Something I thought about:
- I’ve managed to (mostly) catch up, and I always feel better when I can switch from “reactive” to “proactive” mode. I have several deadlines coming up, of course, but nothing that’s about to crush me, and that change is so very welcome. I’ve been thinking about how to maintain some of this newfound space so that I can take more time to think and to work deliberately instead of playing whack-a-mole.
Something I did:
- Sent a *lot* of email
- Reread journals from fall 2001-fall 2004. This was fascinating given what was happening in the world and for me personally (9/11 + Iraq War and also the window when my partner & I met and got married and also when I left MIT for poetry school!).
- Did some National Poetry Month prep for Diverse Verse.
Something I read:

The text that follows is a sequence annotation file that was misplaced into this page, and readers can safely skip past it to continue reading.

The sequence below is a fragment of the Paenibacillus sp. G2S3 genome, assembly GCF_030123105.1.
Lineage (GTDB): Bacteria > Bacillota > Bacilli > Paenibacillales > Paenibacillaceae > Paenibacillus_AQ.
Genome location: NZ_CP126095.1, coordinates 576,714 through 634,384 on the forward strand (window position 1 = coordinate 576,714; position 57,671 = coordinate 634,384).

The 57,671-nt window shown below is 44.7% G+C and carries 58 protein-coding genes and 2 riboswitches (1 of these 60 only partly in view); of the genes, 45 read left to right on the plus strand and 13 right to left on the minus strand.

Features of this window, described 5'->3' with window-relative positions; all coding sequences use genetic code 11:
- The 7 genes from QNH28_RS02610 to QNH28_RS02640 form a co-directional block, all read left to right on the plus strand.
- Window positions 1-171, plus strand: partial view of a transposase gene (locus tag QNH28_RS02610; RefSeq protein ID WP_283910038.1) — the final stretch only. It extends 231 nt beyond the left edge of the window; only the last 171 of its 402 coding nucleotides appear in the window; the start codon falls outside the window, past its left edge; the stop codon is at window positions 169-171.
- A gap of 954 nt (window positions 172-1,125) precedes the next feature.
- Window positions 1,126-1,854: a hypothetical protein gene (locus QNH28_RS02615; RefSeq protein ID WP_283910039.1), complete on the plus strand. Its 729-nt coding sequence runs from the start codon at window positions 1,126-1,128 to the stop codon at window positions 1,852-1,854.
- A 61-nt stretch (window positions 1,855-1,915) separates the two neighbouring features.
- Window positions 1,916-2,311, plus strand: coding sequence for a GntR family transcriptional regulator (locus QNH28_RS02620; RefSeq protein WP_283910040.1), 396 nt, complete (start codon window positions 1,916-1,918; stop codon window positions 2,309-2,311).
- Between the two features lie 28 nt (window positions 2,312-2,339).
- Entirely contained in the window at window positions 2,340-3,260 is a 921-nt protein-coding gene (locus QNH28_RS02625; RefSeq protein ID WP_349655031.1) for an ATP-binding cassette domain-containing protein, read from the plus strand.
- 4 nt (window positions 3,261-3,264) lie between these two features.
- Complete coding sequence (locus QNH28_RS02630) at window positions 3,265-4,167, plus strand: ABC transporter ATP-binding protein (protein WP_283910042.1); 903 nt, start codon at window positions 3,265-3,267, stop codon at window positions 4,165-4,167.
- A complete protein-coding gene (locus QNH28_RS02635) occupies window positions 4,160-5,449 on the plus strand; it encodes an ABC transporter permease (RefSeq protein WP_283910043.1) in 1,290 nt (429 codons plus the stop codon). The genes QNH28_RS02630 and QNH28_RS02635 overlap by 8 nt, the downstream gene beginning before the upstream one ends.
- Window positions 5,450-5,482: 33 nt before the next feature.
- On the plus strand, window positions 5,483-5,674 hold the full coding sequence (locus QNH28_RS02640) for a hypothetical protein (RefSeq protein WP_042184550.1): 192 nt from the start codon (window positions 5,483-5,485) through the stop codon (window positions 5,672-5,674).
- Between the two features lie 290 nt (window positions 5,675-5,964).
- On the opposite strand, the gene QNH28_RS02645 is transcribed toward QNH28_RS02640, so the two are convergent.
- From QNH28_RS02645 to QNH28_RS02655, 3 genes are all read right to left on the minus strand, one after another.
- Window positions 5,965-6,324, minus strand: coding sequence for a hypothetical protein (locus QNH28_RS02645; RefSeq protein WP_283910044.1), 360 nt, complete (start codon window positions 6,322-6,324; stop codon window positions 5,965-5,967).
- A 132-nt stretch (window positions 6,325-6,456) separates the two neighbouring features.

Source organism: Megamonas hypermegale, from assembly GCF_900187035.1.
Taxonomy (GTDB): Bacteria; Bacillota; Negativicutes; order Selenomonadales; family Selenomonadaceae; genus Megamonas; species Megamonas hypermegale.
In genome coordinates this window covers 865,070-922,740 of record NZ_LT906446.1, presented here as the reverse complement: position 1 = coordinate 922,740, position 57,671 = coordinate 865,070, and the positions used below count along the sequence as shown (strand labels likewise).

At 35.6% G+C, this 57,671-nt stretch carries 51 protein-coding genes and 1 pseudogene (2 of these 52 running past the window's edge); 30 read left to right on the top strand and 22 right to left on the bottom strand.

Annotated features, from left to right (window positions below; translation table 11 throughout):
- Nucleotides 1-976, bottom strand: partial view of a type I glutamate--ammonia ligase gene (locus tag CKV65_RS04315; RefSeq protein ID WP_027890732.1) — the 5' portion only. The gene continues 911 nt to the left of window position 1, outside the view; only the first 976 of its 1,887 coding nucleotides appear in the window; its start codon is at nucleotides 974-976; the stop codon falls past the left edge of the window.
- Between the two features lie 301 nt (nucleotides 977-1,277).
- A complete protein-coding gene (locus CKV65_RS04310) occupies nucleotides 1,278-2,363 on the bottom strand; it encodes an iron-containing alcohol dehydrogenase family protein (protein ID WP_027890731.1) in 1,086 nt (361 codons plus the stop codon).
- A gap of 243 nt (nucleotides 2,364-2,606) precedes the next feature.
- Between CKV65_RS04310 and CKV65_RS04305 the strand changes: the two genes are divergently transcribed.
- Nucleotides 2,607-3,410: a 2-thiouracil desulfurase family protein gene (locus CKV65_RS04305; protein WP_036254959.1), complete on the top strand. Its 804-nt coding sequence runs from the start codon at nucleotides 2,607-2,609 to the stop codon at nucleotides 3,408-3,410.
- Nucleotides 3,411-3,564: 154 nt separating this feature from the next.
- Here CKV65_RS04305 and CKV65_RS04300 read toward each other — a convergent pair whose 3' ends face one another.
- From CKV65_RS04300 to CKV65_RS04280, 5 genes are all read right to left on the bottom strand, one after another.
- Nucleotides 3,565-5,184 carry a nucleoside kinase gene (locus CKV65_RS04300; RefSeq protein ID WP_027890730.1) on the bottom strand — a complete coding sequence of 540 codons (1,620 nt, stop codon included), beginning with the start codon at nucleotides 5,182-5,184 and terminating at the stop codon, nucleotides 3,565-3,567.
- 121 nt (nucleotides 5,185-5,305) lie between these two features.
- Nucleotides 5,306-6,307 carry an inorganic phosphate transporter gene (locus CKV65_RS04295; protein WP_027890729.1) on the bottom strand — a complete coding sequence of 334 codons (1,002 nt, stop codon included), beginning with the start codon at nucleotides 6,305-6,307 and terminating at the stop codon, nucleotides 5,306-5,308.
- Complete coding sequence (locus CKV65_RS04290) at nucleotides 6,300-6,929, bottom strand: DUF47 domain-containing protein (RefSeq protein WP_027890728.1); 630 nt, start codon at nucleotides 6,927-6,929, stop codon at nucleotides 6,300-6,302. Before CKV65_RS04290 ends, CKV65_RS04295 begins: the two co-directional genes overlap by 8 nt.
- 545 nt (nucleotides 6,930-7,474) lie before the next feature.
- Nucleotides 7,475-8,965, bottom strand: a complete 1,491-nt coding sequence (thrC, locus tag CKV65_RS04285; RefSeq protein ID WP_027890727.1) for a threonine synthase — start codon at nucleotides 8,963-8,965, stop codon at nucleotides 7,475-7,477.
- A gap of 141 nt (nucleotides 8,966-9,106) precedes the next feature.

- Another George Saunders "office hours" newsletter. In this one, he talks about how he edited different versions of the same story for a magazine audience vs. his own short story collection, and it made me think of two things: First, I remembered doing an independent study with Glorianna Davenport when I was a student at the MIT Media Lab. At that point, I was doing research abroad for 50% of the year, which made completing my required coursework a challenge, and she agreed to take me on as an independent student, and it was amazing – at that point, I had had very little experience with any sort of visual media, and she taught me how to hold and move with a a camera – complete basics! I'd assumed she'd have a grad student do the introduction, but she did all of it herself, and I'm still grateful. She told me to shoot footage during my trips, and when I returned, my first assignment was to make a 3-minute movie from this footage that told a story. It took hours, but I managed, and I showed it to her. She gave me feedback. My follow-up assignment? "Now cut it in half. I want this story in 1 min. 30 seconds." This was so difficult and also a brilliant assignment. Now I think of my own teaching practice and use this to inform how I introduce academic writing. I tell students to think of essay structures as accordians that can be expanded or contracted. If you look at a monograph or an essay, they both follow the same general structure of introduction, contextualization (often in the form of a lit review), support for your argument, and a conclusion. You just change the word count to fit the format (or pick a format based on how much you have to say on the topic!). I think this is one of the biggest challenges for new writers – cutting or expanding material in this manner – and it's so important to learn and such good practice!